San Jose, November 11 (elmundo.cr) – On November 7, 2023, Marta Esquivel, CEO of the Costa Rican Social Security Fund (CCSS), presented The Healthy Way: Less Waiting, Better Services.
Given this, members of Positivxs, an organization for people living with HIV and STDs, expressed their concerns in the following five points:
We are concerned that the Healthy Path does not offer union representation on La Caja’s Board of Directors, because we believe that an institution that is based on the inclusion of all people must listen to the concerns of all sectors. Before making decisions.
Any action that conflicts with due process is considered an assault on all insured persons.
Regarding copayment, we are concerned about unequal access to health care. The country has people who can barely meet their basic needs on their salaries, many with HIV, STDs, members of the LGBT community, and people who are unable to financially afford part of the treatment they need.
This goes against the principle of protecting all people that La Caja has been advocating for 83 years.
In addition, with regard to the co-payment method, we express our concern about the process that will be followed to contract the services of private medical institutions. This process is not mentioned in the way and we believe that as citizens we have the right to inform ourselves and have a full view of what is being done with our resources.
We are particularly concerned about the vested interests of certain companies.
We are hesitant about the alternative of bringing in specialists from other countries, because we realize that many La Caja salaries are not qualifying salaries and also that the conditions in which many health workers work are not ideal.
The import of specialists from other countries must be accompanied by improving the salaries of the organization’s employees, as well as the working conditions and materials with which they work.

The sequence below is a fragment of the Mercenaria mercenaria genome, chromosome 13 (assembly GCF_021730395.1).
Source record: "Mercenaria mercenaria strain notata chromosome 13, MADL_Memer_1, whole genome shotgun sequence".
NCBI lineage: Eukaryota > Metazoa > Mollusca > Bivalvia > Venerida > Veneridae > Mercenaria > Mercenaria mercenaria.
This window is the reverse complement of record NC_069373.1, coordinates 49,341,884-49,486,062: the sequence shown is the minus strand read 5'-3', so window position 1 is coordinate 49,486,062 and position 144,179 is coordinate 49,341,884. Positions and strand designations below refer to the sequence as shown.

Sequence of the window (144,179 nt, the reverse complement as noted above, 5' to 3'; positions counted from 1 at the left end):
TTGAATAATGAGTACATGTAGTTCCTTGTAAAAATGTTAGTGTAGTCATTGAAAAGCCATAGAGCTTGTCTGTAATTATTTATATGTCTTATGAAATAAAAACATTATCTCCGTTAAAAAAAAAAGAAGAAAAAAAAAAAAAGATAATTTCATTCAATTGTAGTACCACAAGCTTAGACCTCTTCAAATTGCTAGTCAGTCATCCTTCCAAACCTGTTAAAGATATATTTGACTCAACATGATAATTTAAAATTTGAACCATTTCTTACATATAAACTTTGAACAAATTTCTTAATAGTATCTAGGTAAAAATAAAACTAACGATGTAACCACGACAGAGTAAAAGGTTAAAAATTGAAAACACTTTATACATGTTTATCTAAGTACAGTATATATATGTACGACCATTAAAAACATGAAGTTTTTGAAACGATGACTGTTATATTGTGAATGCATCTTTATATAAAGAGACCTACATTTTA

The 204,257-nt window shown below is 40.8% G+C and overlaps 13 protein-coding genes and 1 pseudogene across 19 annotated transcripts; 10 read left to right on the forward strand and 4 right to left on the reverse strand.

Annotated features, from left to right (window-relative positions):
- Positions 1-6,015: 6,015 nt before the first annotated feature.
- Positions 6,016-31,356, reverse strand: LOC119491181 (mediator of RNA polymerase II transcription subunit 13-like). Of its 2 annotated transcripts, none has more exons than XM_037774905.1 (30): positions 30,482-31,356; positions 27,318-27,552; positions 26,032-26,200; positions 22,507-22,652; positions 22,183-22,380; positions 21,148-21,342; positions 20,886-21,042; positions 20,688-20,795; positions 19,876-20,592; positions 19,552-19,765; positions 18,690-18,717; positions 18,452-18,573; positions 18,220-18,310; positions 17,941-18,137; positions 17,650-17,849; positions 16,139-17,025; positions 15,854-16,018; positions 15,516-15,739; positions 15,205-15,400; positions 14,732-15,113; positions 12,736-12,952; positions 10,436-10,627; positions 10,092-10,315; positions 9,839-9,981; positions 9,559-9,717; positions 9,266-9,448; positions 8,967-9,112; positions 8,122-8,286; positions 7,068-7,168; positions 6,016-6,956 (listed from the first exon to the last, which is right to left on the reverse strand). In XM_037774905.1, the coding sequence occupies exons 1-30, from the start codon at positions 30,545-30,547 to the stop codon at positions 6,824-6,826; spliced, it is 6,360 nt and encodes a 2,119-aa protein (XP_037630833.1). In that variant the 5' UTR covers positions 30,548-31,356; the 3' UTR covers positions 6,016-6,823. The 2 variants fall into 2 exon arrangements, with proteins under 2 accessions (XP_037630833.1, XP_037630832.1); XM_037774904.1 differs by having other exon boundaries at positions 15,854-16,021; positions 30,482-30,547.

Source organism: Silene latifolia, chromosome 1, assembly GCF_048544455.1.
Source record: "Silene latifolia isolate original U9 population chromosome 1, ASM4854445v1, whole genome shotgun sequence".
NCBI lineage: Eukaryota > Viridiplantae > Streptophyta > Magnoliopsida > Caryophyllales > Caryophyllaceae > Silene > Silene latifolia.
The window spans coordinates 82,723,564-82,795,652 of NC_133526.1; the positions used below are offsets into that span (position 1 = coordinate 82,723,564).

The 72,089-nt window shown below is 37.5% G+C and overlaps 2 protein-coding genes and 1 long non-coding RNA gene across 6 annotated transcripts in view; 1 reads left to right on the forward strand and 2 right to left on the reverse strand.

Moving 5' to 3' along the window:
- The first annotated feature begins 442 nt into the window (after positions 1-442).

We express our lack of confidence in the World Bank’s advice on La Caja’s financial situation, and we believe that sufficient evidence from unions and citizens has shown that La Caja is not bankrupt.
If this is the case, directing resources to a consulting company worth 200 billion colones from the World Bank is not the solution to solve the problem. The state must ensure that the debts it owes to the institution are paid.
“Given these concerns, we want to make clear that we firmly believe that the solution to the situation in La Caja should not be based on improvised or authoritarian decisions,” they explained.
For this reason they believe that:
We believe that the Foundation’s more than 80 years have not been in vain and respond to the fact that due process protects the interests of all taxpayers and therefore the same process must be followed before making decisions on how to resolve the challenges it faces. Social security of the country.
We believe that co-payment is not the alternative to settle the debts owed by La Caja with citizens in relation to its waiting lists. The presentation of alternatives must respond to technical and scientific criteria that should be common knowledge. The Executive Presidency did not announce these criteria.
We believe that the decision to use third parties to provide health services should be made after extensive studies of feasibility and risks, and should not serve vested interests over collective well-being..
We also believe that La Caja should make a greater effort to make contracting processes that can be carried out by a co-payment method generally available, transparent and known..
We believe that the solution to the problem of the shortage of specialists is in the long term through increased investment in education. It is necessary to address educational opacity so that more people can attend universities.
¡Well, access to quality education is part of the public health response!
We believe that before bringing in specialists from other countries, the material, working and salary conditions of health workers working in La Caja must be improved..
Finally, we believe that the main solution to La Caja’s situation is for the state to pay off its debt of about 3 billion colones. This money means improved conditions that the institution urgently needs.
“Given all of this, we, who live with HIV and STDs and are regular Positivxs, will remain vigilant to ensure that improved overall well-being is achieved,” they concluded.
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